BY PANOS PREVEDOUROS PHD – Today, I thought I’d answer some frequently asked questions I get while on the road talking to folks. If you have questions too and want answers, please email me directly. My address is at the end of this email.

Can Rail really be stopped? Didn’t the residents vote on it?
Rail is not a legal system to build, yet.  It has not finished the NEPA (National Environmental Policy Act) process. Additionally, people voted for a rail system that is different from what we are looking at today, making the vote invalid: People voted for a light rail system that goes from Kapolei to University of Hawai`i and Waikiki. Today the plan is steel-on-steel rail that starts a mile out of Kapolei, does not go to Waikiki, does not serve UH or stop at Leeward Community College. In 2008 people voted for light rail at a cost of $4.6 billion. Today the city’s plans call for at least $5.6 billion for heavy steel-on-steel rail. All contracts associated with rail have an exception clause, i.e. “pending approval.”   The Mayor in place on September 19th has executive power and can stop the project.

What about TRAFFIC? What are your solutions?
The Final Environmental Impact Statement says it in black and white that (1) congestion with rail in 2030 will be far worse than it is now, and (2) rail will remove 40,000 car trips out of 4 million trips done on a weekday on Oahu. So rail is the 1% solution that will cost all of us $6 Billion for an 1% return. Oahu’s current traffic jam is “a failure of government.” 150,000 people now live in Kapolei and no new lanes were constructed. New lanes, 10 miles of “high occupancy” lanes, two or three reversible lanes including an afternoon zipper lane, better timing of traffic lights and more lanes at the Middle Street merge are all part a sensible solution to real traffic relief.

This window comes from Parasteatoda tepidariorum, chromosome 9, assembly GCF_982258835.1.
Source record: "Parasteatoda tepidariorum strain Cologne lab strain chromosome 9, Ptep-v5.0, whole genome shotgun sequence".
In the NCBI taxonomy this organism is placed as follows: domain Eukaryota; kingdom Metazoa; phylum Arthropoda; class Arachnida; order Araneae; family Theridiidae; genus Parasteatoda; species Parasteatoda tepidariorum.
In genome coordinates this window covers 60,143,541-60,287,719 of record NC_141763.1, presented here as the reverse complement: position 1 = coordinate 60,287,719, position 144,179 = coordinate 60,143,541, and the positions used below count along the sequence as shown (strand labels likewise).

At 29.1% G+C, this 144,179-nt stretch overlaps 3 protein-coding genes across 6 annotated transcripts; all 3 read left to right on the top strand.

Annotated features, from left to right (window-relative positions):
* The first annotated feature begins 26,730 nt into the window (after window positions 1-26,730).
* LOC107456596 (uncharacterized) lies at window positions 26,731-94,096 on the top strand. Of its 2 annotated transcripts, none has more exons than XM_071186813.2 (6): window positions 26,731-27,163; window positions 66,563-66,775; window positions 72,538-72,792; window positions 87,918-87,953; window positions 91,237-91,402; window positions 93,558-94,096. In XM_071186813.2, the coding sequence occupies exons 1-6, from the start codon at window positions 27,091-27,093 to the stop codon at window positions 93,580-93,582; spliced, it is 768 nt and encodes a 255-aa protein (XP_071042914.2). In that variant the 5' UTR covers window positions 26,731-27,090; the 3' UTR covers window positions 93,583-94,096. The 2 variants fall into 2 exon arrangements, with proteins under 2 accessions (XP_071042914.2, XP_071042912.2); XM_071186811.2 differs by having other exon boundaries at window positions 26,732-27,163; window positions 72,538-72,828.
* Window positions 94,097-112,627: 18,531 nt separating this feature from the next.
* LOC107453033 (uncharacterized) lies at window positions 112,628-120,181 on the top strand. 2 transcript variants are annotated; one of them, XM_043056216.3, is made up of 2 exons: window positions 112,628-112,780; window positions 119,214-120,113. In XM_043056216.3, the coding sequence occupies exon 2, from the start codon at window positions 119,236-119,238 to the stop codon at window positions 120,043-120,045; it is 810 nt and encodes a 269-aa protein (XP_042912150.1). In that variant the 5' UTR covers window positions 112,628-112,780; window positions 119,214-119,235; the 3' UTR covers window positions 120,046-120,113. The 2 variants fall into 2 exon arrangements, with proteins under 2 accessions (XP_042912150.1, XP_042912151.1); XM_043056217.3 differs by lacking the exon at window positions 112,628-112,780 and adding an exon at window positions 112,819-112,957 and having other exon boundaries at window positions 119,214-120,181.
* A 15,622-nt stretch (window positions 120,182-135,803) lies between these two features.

Can an Engineer manage our City?
Management boils down to knowledge and best practices. As a civil engineer I have deep knowledge of city kuleana: design, construction, operations, maintenance and environmental impacts. My civil engineering experience can help our City solve its problems with sewage, refuse and land use planning. I will have department heads who are experts in their areas and will work together for the best solutions for our City. Did you know that engineering is the most popular undergraduate degree of Fortune 500 CEOs? Johnny Wilson was an engineer (the Wilson tunnel) and an excellent mayor for 19 years. Engineering is about planning, priorities and problem solving. Exactly what our city needs. Not another politician.

See more at http://www.fixoahu.com and reach Panos Prevedouros, PHD, candidate for Oahu mayor, at 63‐PANOS (637-2667) or email panos.prevedouros@gmail.com

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